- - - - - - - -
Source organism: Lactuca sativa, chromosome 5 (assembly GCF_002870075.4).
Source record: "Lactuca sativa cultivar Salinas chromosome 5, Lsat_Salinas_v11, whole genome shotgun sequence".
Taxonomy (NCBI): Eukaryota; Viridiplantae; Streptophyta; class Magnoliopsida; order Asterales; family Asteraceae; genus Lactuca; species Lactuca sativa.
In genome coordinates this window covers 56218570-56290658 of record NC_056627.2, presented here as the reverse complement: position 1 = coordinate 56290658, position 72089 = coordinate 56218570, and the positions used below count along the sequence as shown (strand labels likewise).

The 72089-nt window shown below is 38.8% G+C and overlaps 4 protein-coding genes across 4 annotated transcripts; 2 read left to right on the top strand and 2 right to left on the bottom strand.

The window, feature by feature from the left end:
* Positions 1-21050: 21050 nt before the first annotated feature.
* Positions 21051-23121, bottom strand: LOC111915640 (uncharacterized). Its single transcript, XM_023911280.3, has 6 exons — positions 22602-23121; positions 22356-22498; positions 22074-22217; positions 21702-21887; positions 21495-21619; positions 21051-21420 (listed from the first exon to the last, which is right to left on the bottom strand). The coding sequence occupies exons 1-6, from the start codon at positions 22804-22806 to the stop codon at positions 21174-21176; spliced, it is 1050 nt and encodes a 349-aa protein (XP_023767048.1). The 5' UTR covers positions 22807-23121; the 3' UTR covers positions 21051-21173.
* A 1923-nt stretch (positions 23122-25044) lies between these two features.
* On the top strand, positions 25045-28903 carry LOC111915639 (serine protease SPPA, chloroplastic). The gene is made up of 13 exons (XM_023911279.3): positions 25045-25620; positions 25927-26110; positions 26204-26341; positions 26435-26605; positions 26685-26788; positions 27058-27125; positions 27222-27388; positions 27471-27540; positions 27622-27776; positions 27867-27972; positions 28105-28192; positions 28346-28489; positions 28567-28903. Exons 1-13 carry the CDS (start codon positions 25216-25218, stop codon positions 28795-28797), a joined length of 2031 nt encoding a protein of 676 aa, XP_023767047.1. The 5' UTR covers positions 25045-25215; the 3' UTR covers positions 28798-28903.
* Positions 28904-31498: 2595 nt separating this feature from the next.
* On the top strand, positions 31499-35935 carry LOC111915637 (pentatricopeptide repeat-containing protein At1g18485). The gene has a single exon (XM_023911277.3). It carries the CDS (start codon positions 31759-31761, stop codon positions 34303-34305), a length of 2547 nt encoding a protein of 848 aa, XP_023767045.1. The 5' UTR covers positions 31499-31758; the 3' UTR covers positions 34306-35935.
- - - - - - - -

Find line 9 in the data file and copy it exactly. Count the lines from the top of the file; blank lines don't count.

* A 1923-nt stretch (positions 23122-25044) lies between these two features.